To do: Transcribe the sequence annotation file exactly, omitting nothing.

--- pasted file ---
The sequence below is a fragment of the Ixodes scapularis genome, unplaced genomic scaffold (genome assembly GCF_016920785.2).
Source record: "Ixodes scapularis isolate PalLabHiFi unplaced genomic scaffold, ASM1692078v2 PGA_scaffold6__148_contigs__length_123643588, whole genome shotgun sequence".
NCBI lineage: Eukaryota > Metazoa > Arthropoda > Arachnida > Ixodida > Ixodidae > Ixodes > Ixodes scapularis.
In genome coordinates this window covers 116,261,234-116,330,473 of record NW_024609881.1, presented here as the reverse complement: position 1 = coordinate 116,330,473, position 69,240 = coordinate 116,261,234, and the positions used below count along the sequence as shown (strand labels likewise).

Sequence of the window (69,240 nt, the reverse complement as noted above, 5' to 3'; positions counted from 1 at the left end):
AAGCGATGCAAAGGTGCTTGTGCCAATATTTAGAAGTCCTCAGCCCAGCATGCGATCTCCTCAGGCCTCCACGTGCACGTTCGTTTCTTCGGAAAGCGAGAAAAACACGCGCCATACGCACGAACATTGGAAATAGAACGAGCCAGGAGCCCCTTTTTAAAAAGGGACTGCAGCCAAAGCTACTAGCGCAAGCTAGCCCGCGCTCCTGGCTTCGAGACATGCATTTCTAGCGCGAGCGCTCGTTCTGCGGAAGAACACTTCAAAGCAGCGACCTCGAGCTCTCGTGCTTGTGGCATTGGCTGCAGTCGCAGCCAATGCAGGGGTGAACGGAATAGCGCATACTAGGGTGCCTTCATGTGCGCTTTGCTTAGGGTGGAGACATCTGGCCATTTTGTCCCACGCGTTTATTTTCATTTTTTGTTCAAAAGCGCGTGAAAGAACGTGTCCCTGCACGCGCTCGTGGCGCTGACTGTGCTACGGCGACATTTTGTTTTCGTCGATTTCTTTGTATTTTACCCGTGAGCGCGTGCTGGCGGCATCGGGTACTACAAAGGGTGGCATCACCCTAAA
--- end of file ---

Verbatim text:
The sequence below is a fragment of the Ixodes scapularis genome, unplaced genomic scaffold (genome assembly GCF_016920785.2).
Source record: "Ixodes scapularis isolate PalLabHiFi unplaced genomic scaffold, ASM1692078v2 PGA_scaffold6__148_contigs__length_123643588, whole genome shotgun sequence".
NCBI lineage: Eukaryota > Metazoa > Arthropoda > Arachnida > Ixodida > Ixodidae > Ixodes > Ixodes scapularis.
In genome coordinates this window covers 116,261,234-116,330,473 of record NW_024609881.1, presented here as the reverse complement: position 1 = coordinate 116,330,473, position 69,240 = coordinate 116,261,234, and the positions used below count along the sequence as shown (strand labels likewise).

Sequence of the window (69,240 nt, the reverse complement as noted above, 5' to 3'; positions counted from 1 at the left end):
AAGCGATGCAAAGGTGCTTGTGCCAATATTTAGAAGTCCTCAGCCCAGCATGCGATCTCCTCAGGCCTCCACGTGCACGTTCGTTTCTTCGGAAAGCGAGAAAAACACGCGCCATACGCACGAACATTGGAAATAGAACGAGCCAGGAGCCCCTTTTTAAAAAGGGACTGCAGCCAAAGCTACTAGCGCAAGCTAGCCCGCGCTCCTGGCTTCGAGACATGCATTTCTAGCGCGAGCGCTCGTTCTGCGGAAGAACACTTCAAAGCAGCGACCTCGAGCTCTCGTGCTTGTGGCATTGGCTGCAGTCGCAGCCAATGCAGGGGTGAACGGAATAGCGCATACTAGGGTGCCTTCATGTGCGCTTTGCTTAGGGTGGAGACATCTGGCCATTTTGTCCCACGCGTTTATTTTCATTTTTTGTTCAAAAGCGCGTGAAAGAACGTGTCCCTGCACGCGCTCGTGGCGCTGACTGTGCTACGGCGACATTTTGTTTTCGTCGATTTCTTTGTATTTTACCCGTGAGCGCGTGCTGGCGGCATCGGGTACTACAAAGGGTGGCATCACCCTAAA